Chronic homelessness is a drain on medical systems across the country. In Massachusetts alone there are about 15,000 homeless with nearly half in Boston. The most costly are the chronic homeless or people who have lived on the street for extended periods of time and have a disability. They represent about 10 percent of the homeless and consume more than half the resources.
Data collected by James O’Connell, MD, founder of the Boston Health Care for the Homeless Program, revealed that 119 street dwellers accounted for 18,384 emergency room visits and 871 medical hospitalizations over a five-year period. The average annual health care cost for individuals living on the street was $28,436 compared to $6,056 for individuals who obtained housing, according to the study.
You would think that this group of people would have high instances of hypothermia, frostbite and TB,” Gaeta says. “But what homeless people are suffering and dying from is cancer, heart disease and high blood pressure.”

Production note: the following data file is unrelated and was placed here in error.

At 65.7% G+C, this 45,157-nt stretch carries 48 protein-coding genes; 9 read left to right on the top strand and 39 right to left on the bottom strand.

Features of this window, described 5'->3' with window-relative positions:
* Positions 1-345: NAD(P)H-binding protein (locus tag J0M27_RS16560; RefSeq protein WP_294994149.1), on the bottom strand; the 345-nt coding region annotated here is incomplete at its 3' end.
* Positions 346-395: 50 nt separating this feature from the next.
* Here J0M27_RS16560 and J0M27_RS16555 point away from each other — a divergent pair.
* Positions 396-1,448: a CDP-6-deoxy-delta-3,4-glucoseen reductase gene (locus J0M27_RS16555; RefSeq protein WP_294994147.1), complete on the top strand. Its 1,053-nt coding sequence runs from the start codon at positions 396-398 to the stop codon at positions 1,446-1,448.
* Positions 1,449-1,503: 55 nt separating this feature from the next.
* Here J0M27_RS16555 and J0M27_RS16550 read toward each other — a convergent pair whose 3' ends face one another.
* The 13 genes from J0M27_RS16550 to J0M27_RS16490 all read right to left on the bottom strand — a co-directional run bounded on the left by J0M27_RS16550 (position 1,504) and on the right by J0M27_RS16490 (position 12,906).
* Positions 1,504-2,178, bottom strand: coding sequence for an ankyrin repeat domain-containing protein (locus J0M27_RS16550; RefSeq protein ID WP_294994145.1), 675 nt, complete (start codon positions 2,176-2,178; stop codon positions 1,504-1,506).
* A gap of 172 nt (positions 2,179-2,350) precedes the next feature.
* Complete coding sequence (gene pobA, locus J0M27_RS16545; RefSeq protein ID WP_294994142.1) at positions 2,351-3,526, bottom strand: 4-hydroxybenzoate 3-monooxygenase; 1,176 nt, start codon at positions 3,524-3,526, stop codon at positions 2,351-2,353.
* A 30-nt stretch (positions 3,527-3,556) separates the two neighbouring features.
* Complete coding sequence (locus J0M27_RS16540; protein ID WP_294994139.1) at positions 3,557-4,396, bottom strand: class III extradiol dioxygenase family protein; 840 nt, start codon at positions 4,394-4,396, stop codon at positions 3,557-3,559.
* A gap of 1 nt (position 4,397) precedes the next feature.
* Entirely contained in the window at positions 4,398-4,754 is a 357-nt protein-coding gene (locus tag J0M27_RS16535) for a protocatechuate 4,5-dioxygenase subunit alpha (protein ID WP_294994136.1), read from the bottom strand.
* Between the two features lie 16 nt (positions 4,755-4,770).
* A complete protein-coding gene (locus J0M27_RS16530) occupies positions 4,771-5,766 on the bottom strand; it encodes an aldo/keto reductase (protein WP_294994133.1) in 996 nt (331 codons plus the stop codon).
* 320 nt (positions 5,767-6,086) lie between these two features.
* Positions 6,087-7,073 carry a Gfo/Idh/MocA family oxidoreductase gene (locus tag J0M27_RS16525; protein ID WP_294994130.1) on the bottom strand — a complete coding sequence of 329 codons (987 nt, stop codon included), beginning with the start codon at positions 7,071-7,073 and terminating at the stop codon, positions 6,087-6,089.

These diseases appear in the homeless roughly 20 years ahead of the general population, according to Gaeta. The homeless she works with have complicated medical histories, and their mortality rate is five times higher than the general population.
“I grew increasingly frustrated with the trouble I was having trying to treat chronic illness in this (shelter) setting,” Gaeta says. “I felt it was just patchwork to prescribe insulin to a diabetic patient who was living in a shelter. I was really having a hard time managing chronic disease.”